The condominium check-in process has changed, and Sealy said the days of putting a brochure at the desk are over. He experienced it firsthand back in February when he and his wife rented a condominium at the beach. He found there was no beach safety information in the condominium or during the check-in process. The department is working with rental companies to add the beach safety information to their websites, but Sealy would like to see more.
"That is something we are working toward as a city. It is not mandatory for condominium owners to do that or the rental agencies, so we have tried to encourage. I have spoken at the CVB's annual convention of the property owner's association, and we are encouraging them to do it. I would like it to go a step further and make it where they must do it," Sealy said.
"Years ago, firefighters and civilians died in fires all the time and things were done. There were code changes, and laws changed. It seems like to me that we have six drownings a year on our beaches, and we think that is just the cost of doing business. We have to figure out ways to do more to prevent this without scaring visitors. You can be safe and have a good time," Sealy said.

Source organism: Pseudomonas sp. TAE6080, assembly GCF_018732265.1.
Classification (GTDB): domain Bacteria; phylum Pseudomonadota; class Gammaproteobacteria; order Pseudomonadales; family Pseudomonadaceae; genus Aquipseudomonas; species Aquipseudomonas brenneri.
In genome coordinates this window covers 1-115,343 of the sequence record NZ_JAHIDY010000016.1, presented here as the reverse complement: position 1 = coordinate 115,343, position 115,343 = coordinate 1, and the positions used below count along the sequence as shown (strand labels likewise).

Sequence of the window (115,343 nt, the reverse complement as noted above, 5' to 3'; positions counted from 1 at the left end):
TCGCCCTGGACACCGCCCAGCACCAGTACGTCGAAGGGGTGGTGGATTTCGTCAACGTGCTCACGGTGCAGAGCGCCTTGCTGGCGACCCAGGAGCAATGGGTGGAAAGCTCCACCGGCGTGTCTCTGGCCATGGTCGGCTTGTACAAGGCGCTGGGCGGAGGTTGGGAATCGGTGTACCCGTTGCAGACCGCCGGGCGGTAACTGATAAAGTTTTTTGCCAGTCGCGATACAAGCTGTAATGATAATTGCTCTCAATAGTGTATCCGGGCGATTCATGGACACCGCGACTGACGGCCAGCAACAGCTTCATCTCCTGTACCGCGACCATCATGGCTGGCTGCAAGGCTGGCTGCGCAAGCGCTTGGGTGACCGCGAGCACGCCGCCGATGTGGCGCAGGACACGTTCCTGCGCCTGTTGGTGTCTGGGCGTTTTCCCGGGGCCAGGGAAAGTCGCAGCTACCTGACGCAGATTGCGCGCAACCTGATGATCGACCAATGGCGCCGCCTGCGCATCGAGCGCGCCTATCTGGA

The community has been quick to accept the activity sheet. Parks approached Beach House Kitchen and Cocktails and DeSoto's the first week of July. They were both on board right away and are currently distributing them to their youngest customers. The Oyster House and The Lodge have also committed and are just awaiting the delivery of the sheets. Parks said he hopes to have the sheets in 10 restaurants by the end of the week.
The sheets are currently being printed at the fire station, and firefighters are folding them in the kitchen. Sealy said the process is time consuming and costly, but the price to have them printed professionally was too high.